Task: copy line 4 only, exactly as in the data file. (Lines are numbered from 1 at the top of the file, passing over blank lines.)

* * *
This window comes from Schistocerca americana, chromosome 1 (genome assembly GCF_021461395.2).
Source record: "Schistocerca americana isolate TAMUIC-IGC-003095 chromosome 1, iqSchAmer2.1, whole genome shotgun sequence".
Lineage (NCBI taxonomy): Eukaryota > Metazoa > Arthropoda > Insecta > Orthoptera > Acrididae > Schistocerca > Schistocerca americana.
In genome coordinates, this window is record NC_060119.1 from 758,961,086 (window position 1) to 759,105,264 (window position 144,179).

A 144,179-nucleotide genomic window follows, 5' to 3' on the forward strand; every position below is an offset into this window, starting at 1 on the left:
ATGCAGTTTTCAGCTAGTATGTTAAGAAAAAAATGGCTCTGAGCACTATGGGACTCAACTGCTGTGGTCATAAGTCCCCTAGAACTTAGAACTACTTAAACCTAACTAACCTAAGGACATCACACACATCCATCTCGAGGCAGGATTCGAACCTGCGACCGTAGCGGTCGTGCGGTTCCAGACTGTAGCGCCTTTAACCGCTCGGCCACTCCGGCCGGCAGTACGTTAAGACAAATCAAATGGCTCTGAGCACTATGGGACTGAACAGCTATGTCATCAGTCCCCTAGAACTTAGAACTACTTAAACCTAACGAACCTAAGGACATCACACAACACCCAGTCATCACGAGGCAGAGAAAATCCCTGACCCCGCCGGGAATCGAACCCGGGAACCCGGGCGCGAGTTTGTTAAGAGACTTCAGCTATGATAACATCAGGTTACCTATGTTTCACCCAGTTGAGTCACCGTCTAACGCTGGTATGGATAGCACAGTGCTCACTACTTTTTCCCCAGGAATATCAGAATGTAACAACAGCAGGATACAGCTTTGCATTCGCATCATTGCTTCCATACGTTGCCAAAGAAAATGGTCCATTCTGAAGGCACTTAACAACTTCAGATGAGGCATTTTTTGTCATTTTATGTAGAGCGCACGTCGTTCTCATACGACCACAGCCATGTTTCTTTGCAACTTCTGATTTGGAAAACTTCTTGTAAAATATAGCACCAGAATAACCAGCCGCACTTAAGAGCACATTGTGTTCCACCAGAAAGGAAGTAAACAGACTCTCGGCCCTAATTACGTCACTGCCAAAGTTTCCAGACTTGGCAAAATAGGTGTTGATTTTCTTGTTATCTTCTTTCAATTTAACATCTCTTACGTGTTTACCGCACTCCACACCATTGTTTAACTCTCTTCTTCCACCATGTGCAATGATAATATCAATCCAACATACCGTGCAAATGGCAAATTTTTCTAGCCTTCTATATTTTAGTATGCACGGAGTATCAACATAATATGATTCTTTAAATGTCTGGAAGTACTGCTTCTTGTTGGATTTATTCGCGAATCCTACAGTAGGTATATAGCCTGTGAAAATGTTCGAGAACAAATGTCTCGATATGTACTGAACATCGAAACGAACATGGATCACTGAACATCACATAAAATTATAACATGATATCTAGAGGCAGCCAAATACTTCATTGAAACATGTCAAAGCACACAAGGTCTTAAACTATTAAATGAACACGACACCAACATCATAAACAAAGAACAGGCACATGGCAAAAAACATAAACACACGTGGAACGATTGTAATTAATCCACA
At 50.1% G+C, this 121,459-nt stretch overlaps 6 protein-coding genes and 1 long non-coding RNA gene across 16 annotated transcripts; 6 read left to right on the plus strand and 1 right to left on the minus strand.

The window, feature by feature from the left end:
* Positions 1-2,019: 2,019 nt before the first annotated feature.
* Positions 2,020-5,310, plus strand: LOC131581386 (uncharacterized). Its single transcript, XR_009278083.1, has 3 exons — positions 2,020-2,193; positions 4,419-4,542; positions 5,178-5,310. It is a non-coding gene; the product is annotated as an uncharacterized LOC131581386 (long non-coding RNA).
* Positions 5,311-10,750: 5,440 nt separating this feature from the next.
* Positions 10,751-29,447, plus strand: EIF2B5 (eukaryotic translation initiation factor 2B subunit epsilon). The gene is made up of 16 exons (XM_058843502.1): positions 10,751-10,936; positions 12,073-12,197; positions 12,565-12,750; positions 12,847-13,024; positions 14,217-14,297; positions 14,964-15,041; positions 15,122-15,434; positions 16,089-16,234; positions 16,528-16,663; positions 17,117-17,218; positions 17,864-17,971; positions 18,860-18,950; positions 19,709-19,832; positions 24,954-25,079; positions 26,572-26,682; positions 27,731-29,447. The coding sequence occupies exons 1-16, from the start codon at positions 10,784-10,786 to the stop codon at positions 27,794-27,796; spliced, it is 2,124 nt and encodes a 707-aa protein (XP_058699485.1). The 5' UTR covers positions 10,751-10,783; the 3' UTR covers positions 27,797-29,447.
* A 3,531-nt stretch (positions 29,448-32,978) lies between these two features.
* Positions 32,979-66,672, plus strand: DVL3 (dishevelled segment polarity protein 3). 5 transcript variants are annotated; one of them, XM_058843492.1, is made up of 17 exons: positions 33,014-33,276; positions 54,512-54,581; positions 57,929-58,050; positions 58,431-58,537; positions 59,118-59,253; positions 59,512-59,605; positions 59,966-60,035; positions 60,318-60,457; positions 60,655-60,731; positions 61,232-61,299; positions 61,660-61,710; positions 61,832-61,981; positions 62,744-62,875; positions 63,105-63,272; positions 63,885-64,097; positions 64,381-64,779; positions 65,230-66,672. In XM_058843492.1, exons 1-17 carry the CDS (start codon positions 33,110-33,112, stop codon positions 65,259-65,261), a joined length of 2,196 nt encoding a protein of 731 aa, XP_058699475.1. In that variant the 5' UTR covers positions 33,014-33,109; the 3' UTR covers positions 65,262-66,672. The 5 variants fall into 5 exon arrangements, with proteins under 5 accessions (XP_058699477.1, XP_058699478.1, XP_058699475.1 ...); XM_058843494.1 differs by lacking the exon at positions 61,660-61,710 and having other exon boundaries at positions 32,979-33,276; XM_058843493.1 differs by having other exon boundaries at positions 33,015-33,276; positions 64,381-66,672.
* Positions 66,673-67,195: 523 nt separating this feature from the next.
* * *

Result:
In genome coordinates, this window is record NC_060119.1 from 758,961,086 (window position 1) to 759,105,264 (window position 144,179).